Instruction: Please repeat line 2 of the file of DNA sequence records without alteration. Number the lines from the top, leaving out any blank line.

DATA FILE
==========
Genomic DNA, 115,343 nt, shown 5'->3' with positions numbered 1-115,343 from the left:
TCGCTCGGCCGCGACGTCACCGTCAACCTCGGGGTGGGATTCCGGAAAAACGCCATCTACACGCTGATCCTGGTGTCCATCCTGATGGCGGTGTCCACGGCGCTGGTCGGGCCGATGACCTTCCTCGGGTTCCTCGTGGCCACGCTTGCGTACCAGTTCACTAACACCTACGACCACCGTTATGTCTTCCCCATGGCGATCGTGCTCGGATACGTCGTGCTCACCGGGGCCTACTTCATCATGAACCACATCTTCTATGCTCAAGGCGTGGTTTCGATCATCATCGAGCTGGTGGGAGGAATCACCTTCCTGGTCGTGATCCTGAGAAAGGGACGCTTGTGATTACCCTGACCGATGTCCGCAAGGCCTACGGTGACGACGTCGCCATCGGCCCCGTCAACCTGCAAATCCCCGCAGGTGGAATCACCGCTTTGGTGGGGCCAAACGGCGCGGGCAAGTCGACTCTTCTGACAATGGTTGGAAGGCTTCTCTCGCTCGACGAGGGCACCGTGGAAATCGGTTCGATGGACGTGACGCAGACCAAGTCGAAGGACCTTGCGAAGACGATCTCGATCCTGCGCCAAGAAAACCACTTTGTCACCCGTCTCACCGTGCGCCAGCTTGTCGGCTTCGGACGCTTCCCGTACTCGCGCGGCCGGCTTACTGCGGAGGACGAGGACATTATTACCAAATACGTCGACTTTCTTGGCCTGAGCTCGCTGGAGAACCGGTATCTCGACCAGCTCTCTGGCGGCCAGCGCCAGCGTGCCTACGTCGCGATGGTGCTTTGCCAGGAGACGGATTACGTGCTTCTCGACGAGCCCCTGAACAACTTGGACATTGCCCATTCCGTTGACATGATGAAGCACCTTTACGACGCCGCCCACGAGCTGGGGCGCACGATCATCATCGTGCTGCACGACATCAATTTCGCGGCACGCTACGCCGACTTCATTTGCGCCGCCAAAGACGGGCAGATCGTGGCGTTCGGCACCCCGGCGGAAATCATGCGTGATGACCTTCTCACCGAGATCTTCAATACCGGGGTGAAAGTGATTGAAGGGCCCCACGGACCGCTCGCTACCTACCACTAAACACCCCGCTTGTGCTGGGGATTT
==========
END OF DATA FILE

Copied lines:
TCGCTCGGCCGCGACGTCACCGTCAACCTCGGGGTGGGATTCCGGAAAAACGCCATCTACACGCTGATCCTGGTGTCCATCCTGATGGCGGTGTCCACGGCGCTGGTCGGGCCGATGACCTTCCTCGGGTTCCTCGTGGCCACGCTTGCGTACCAGTTCACTAACACCTACGACCACCGTTATGTCTTCCCCATGGCGATCGTGCTCGGATACGTCGTGCTCACCGGGGCCTACTTCATCATGAACCACATCTTCTATGCTCAAGGCGTGGTTTCGATCATCATCGAGCTGGTGGGAGGAATCACCTTCCTGGTCGTGATCCTGAGAAAGGGACGCTTGTGATTACCCTGACCGATGTCCGCAAGGCCTACGGTGACGACGTCGCCATCGGCCCCGTCAACCTGCAAATCCCCGCAGGTGGAATCACCGCTTTGGTGGGGCCAAACGGCGCGGGCAAGTCGACTCTTCTGACAATGGTTGGAAGGCTTCTCTCGCTCGACGAGGGCACCGTGGAAATCGGTTCGATGGACGTGACGCAGACCAAGTCGAAGGACCTTGCGAAGACGATCTCGATCCTGCGCCAAGAAAACCACTTTGTCACCCGTCTCACCGTGCGCCAGCTTGTCGGCTTCGGACGCTTCCCGTACTCGCGCGGCCGGCTTACTGCGGAGGACGAGGACATTATTACCAAATACGTCGACTTTCTTGGCCTGAGCTCGCTGGAGAACCGGTATCTCGACCAGCTCTCTGGCGGCCAGCGCCAGCGTGCCTACGTCGCGATGGTGCTTTGCCAGGAGACGGATTACGTGCTTCTCGACGAGCCCCTGAACAACTTGGACATTGCCCATTCCGTTGACATGATGAAGCACCTTTACGACGCCGCCCACGAGCTGGGGCGCACGATCATCATCGTGCTGCACGACATCAATTTCGCGGCACGCTACGCCGACTTCATTTGCGCCGCCAAAGACGGGCAGATCGTGGCGTTCGGCACCCCGGCGGAAATCATGCGTGATGACCTTCTCACCGAGATCTTCAATACCGGGGTGAAAGTGATTGAAGGGCCCCACGGACCGCTCGCTACCTACCACTAAACACCCCGCTTGTGCTGGGGATTT